Seven out of ten reports involving vulnerable adults in Barnsley involved people living in care homes – but that figure is now expected to subside following the introduction of a new policy which prevents cases being flagged up with the authorities unnecessarily.
The annual report of the Barnsley Safeguarding Adults Board – a body made up of services including the council, police and a range of others – reveals 223 incidents were reported by care homes over 12 months, compared to 69 which happened in the person’s home and 10 in the community.
However, care homes have been obliged to report even the most minor incidents, which have been dealt with by staff, such as one resident with dementia throwing an item in the direction of another person.
The BSAB has now told councillors in Barnsley the Care Quality Commission, a watchdog which oversees care homes, has agreed a new protocol which means low level incidents no longer have to be brought to the attention of the authorities, though they are still expected to keep their own paper-trail of what goes off.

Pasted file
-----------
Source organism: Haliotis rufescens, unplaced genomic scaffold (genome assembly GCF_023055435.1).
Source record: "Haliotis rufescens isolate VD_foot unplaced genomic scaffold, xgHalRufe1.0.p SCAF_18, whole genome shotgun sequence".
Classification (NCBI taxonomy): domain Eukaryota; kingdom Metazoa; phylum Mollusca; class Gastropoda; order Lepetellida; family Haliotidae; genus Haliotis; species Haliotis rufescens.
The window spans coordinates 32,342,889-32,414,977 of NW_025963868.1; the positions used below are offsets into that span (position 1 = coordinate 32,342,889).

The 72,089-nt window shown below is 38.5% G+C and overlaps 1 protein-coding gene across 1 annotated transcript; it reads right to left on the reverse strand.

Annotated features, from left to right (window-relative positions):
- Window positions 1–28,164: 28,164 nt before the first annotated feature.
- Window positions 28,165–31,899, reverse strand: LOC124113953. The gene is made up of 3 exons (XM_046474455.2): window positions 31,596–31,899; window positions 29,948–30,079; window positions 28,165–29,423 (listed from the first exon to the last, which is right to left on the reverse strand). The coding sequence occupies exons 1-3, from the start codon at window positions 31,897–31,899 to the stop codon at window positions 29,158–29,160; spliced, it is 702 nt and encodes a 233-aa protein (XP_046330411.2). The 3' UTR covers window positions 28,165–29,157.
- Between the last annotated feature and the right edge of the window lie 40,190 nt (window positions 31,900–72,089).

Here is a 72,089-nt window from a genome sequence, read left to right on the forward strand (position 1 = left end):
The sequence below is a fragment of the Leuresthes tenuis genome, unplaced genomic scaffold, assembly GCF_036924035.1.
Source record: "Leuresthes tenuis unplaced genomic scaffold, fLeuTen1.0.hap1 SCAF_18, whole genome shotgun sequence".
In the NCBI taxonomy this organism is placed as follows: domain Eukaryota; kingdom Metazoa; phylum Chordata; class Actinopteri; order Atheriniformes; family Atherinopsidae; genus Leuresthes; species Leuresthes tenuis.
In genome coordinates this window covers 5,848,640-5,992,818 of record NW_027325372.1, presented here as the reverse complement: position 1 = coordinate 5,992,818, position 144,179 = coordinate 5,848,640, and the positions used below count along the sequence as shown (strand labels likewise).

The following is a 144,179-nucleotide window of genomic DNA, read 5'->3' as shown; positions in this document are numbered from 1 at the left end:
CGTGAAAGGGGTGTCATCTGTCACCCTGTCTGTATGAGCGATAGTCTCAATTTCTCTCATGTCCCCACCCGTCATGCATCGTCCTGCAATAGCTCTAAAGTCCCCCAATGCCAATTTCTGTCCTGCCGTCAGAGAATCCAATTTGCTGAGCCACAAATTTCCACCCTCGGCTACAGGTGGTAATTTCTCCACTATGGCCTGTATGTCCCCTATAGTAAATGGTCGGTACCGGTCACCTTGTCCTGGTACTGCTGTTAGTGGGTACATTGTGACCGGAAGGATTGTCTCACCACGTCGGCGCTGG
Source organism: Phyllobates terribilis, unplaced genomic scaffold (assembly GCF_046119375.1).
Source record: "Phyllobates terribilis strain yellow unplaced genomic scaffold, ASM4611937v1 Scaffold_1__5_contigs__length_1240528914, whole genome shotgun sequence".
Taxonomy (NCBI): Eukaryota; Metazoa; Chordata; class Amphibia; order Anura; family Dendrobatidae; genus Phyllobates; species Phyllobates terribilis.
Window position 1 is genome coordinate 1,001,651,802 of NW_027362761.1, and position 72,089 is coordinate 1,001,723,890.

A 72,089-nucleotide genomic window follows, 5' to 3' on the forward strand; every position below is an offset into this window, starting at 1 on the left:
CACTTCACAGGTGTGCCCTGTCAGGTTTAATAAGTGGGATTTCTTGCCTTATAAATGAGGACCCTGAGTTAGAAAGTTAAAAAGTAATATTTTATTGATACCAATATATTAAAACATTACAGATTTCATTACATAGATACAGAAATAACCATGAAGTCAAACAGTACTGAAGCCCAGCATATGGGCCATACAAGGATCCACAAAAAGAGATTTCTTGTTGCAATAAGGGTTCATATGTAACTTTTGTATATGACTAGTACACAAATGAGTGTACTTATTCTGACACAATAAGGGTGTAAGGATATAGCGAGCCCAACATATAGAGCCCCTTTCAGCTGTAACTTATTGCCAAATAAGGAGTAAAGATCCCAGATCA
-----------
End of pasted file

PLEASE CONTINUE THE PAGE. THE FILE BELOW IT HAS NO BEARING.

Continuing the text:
BSAB chairman Bob Dyson told councillors at a scutiny meeting: “Care homes have been over reporting their concerns.
“If it is a minor incident, they have reported it when actually it is an incident they could deal with in their home, but we would expect to see an audit trail.
“We have an agreement with the CQC and they would be happy with that scenario. We may see levels of concerns from care homes dropping in the next 12 months,” he said.
Safeguards will remain in place for the regular inspection of homes where the authorities have concerns about the way the businesses are managed and the potential vulnerabilities of those living there.
In extreme cases, that could mean daily visits from outside agencies, with risk assessments being conducted and updated on homes.
The BSAB has also introduced a policy on dealing with self-neglect and hoarding, two problems which can end up interconnected in some cases.
Included in the document is information on how to deal with such situations, which can leave the people involved exposed to risk, and training is being provided for those working in both the public and private sectors, as well as volunteers.
The policy was introduced as a result of an increase in problems with hoarders – people who allow belongings and rubbish to accumulate in their homes to the point where it presents a risk.
A report is due out within days on the circumstances surrounding the death of a Barnsley man in a fire at his home, where hoarding was an issue, though it is not expected to be critical of the authorities.